I’ve Got Your Number

Social Security Administration Warns Against Scams

Dec 16, 2018 |

rSocial Security Scam

The Social Security Administration (SSA) reports a dramatic increase in phone scams. Senior citizens are targets for scammers claiming to be from the SSA. The reason for the call? To tell the senior his/her Social Security number has been suspended. The caller states there has been fraudulent or criminal activity with the card. The number is suspended to protect the real card holder.

“They say to call a number to clear it up — where they’ll ask you for personal information,” according to the Federal Trade Commission. “The caller pretends to be protecting you from a scam while he’s trying to lure you into one.”

The SSA does not suspend Social Security numbers. Not for any reason. There is no cost to reinstate it. Despite the caller’s claims, it’s a scam.

If you receive a call from an alleged SSA representative, use a free reverse phone book app for iPhone to verify the number. Some scammers spoof the SSA’s customer service number — 1-800-772-1213 — to take the scam a step further.

SSA Warns Citizens

“Unfortunately, scammers will try anything to mislead and harm innocent people, including scaring them into thinking that something is wrong with their Social Security account and they might be arrested,” said Acting Inspector General of Social Security, Gale Stallworth Stone.  “I encourage everyone to remain watchful of these schemes and to alert family members and friends of their prevalence.  We will continue to track these scams and warn citizens so that they can stay several steps ahead of these thieves.”

Protect Yourself

  • The SSA rarely, if ever, calls people on the phone. They communicate by mail.
  • Be aware that the SSA will not make threats.
  • Do not give them your bank account number.
  • Don’t give out your Social Security number.
  • Ignore demands from automated calls.
  • Never give or confirm information.
  • Don’t assume the call, text, or email is legitimate. Again, contact people by mail.
  • Check all phone numbers using an iPhone reverse cell search app.
  • Do not engage the person on the phone.

Staying Safe

  • Block phone numbers you suspect to be fake.
  • Contact government agencies directly in person, through verified phone numbers, or through their website.
  • Contact government agencies directly, using telephone numbers and website addresses you know to be legitimate.

If someone has tried to steal your personal information by pretending to be from the government, report it to the FTC. Also, report suspicious calls to the SSA’s Office of the Inspector General at 1-800-269-0271 or online.

Kidnapping Phone Scam: How To Protect Your Family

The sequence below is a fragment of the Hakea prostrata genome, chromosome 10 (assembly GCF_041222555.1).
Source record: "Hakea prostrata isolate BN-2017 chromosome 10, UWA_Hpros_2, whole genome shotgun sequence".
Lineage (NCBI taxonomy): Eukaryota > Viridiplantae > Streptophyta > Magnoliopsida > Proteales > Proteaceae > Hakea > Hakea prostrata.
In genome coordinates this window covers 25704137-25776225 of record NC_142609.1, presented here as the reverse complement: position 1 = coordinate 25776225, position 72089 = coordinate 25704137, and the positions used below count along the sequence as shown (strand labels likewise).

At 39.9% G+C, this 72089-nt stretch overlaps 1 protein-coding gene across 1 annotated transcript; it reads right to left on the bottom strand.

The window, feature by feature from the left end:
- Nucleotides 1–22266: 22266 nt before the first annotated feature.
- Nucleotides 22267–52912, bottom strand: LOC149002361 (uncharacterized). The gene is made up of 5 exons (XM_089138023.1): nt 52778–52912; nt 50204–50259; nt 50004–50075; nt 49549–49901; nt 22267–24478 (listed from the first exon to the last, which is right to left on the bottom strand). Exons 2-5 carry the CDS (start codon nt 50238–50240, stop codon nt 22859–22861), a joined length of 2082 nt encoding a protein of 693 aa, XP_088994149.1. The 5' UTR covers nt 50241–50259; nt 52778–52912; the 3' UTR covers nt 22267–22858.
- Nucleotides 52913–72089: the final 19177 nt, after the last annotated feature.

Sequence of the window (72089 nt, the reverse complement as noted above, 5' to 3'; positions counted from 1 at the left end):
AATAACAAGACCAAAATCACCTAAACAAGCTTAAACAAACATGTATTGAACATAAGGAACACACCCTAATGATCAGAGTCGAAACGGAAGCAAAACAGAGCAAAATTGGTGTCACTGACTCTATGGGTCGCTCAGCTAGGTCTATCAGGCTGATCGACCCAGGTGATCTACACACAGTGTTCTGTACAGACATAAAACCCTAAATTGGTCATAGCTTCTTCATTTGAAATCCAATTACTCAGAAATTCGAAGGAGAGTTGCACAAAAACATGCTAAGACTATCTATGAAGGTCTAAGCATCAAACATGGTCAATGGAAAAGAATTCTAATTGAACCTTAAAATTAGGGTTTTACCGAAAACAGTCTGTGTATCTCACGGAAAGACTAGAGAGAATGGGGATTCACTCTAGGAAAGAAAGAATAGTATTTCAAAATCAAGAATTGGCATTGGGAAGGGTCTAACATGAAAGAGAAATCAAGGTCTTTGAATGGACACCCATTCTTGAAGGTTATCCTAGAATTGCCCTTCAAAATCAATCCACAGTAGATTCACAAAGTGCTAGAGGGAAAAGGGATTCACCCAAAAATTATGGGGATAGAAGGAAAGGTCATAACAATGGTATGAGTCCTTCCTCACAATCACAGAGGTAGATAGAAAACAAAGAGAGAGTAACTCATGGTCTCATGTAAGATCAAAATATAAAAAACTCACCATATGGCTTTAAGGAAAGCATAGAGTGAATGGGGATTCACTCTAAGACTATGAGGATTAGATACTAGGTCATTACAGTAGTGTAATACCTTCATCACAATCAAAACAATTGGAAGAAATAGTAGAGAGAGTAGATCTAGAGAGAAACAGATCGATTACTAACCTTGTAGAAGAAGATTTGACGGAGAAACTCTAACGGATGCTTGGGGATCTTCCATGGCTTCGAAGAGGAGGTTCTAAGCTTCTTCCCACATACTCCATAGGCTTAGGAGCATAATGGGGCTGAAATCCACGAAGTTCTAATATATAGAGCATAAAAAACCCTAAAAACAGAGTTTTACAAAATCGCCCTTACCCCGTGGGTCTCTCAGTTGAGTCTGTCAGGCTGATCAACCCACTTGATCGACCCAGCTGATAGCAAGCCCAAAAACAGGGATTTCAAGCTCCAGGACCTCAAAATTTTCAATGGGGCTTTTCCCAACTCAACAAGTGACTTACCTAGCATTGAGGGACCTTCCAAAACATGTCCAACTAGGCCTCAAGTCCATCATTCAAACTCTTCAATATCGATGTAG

Oct 31, 2017 |

You might think that phone scams aren’t something you need to worry about. Yes, you may have received weird calls in the past, but you’d never fall for any of them. There’s the IRS scam and free giveaway scams, but it’s pretty evident to you that these are scams. What if you got a different type of call though, one where someone claimed to have kidnapped your loved one. What would you do? The kidnapping phone scam is the latest (and scariest) phone scam happening in the United States.

What Is The Kidnapping Phone Scam?

The kidnapping phone scam targets families. In this scam you will get a call from someone claiming to have your loved one, usually a son or daughter. You may hear screaming in the background and the caller may know personal information like family members’ names and the area that you live in, all this makes their call more believable.

The caller will demand you wire them money immediately, or your family member will be injured or even worse killed. This is all designed to make you panic.

The caller will often get the information on you and your family from social media.

Protecting Yourself From This Scam

The best way to protect yourself from this frightening scam is to keep your social media accounts private and only share information with people you know and trust online. Refrain from publishing posts that divulge a lot of information publicly.

Another thing that you can do to protect yourself is keep a cool head, although this is very difficult to do.

  • Ask the caller personal questions about the person that the person they say they have would only know.
  • Try to get in touch with the person they say they have. While on the phone with the caller try to text the person they say they have or get someone else to call the person that they claim is kidnapped.
  • Contact the police. Though the caller will tell you not to contact authorities, be sure to contact them.

If you ever get a call like this be sure to call your local authorities immediately. You can also filter your calls that you receive by running them through a white pages iPhone app. These apps will help you see if there are any phone scams associated with a certain phone number. There are many option in the App Store and in Google Play so give a few a try!